But away from the stadiums, they have been much worse, clashing with the aforementioned Russian hooligans and brawling in public places.
The Russians may have incited violence, but the Poles have certainly responded, taking their opponents' bait and sullying their reputation.
Now, both groups of supporters will return home in shame after exiting after the group stage.
Unlike the supporters I've already listed, Portugal do not find themselves in the bottom half of my list because of racism or bad behavior.
What irritates me about them is that their utter worship for Cristiano Ronaldo knows no bounds, and the entire Portuguese fanbase never stops putting their meritless dreams of glory on the shoulders of one man who flatters to deceive in big tournaments.
Even in America, I will see fans of the Selecção sporting jerseys that feature the face of their demigod more prominently than his name, number or the team crest.
As soon as Portuguese fans accept that Ronaldo cannot be their Maradona, they can move forward as a footballing nation.
11: Czech Republic
The Czechs have some of the most passionate fans at Euro 2012, but sometimes they can get a bit carried away.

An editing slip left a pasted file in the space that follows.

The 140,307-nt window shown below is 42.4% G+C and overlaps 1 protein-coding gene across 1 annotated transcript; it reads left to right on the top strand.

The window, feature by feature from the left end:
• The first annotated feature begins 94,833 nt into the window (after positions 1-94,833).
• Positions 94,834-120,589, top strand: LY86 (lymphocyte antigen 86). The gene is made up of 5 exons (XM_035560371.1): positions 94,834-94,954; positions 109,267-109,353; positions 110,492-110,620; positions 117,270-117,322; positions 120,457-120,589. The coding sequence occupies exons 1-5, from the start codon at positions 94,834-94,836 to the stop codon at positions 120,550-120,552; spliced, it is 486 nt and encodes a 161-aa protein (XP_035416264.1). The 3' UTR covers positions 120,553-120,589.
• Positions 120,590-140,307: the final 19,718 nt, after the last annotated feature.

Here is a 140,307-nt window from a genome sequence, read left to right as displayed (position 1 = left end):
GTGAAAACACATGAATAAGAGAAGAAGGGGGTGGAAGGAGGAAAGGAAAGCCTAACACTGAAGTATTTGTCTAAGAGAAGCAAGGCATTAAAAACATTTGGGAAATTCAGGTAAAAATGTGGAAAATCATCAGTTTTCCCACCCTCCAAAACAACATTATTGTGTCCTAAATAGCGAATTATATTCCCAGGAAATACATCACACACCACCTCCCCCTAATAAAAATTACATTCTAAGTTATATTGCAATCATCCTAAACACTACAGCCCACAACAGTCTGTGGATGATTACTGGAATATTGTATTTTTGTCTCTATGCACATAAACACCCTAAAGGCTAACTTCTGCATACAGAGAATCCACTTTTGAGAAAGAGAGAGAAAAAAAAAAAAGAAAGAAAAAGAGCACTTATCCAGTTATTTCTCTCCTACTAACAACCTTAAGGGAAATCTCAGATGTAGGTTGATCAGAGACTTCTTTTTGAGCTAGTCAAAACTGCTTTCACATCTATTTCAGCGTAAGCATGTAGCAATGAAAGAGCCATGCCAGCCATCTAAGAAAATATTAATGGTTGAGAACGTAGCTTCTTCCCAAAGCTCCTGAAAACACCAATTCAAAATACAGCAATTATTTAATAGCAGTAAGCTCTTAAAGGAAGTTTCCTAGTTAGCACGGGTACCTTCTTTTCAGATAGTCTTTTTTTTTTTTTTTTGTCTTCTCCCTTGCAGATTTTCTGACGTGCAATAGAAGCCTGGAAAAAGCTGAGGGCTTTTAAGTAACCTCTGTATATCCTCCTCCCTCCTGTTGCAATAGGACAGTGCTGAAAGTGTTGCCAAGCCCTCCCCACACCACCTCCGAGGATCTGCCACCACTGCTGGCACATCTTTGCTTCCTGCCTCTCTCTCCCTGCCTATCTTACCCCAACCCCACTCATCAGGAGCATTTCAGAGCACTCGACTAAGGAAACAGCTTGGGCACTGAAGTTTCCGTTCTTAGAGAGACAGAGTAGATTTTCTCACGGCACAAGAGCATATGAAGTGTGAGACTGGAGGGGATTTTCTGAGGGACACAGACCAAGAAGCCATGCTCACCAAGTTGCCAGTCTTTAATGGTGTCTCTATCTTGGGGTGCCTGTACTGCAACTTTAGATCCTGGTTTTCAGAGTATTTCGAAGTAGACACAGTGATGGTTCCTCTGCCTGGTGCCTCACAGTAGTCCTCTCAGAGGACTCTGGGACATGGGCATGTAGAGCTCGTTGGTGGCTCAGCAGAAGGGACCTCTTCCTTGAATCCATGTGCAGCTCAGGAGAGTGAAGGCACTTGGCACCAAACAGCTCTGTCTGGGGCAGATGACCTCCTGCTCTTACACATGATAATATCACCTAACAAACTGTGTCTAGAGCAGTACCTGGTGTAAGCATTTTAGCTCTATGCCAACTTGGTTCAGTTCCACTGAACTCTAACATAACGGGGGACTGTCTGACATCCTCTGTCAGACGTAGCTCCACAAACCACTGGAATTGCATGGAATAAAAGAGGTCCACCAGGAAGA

Despite recently clinching the top spot in Group A, fans decided to vociferously boo and jeer veteran Milan Baros and coach Michal Bilek when the former touched the ball and when the latter came out of the tunnel.
They would do well to remember that those targets of their ire just piloted the team to the quarterfinals of the European Championships.
Among throngs of loud, rambunctious supporters from all across Europe, there are the Danes, who are almost nice to a fault.
Sure, they're passionate about their very good, if overrated, national team, but you won't hear any crushingly loud chanting from their end of the pitch, nor will you hear about anything bad that they have done before or after the game.
They're just Danish. They won in '92—they'll be more than happy to tell you—and that's about that.
Traditionally, England has had some of the best and most passionate fans around, though hooliganism has always lurked just below the surface.
This time around, the English seem to have finally learned that their beloved Three Lions don't stand much of a chance of winning the competition, but their trademark enthusiasm has not been lost in the process.
But, of course, neither has their infamous reputation for acting up. After accusations of a conspiracy to invade the pitch versus Sweden, England will have to claim yet again that its people are not as rowdy as you'd think.